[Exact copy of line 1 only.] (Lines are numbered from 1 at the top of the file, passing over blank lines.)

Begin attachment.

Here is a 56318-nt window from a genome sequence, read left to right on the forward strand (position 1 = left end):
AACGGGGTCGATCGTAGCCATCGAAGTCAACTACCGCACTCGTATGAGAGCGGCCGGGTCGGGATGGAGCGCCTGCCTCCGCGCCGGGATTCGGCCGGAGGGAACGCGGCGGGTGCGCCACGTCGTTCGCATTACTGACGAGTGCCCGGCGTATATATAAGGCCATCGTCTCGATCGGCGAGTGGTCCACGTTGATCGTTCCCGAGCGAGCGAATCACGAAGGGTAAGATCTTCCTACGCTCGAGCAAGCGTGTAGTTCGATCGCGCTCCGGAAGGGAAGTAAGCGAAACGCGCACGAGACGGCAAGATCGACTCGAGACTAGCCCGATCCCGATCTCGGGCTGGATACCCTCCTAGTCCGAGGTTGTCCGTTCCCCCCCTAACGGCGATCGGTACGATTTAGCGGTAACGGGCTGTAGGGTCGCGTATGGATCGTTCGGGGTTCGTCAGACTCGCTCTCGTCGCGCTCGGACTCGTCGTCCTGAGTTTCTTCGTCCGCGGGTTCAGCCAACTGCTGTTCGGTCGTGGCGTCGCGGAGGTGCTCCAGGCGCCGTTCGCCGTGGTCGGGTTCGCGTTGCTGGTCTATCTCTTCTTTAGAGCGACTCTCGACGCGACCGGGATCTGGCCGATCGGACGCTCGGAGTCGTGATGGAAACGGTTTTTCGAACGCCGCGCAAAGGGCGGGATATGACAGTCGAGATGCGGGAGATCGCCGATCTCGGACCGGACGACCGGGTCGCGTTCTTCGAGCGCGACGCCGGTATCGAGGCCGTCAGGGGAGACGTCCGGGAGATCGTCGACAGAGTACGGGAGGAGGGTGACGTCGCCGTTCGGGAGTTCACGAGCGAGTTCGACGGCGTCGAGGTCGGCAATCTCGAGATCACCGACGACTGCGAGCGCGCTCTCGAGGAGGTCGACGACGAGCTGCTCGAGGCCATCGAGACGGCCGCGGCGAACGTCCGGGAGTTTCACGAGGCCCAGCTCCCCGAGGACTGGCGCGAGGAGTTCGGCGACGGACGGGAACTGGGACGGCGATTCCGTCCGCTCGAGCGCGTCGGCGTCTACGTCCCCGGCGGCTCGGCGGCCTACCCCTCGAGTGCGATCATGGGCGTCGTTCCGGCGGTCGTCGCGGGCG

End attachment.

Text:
Here is a 56318-nt window from a genome sequence, read left to right on the forward strand (position 1 = left end):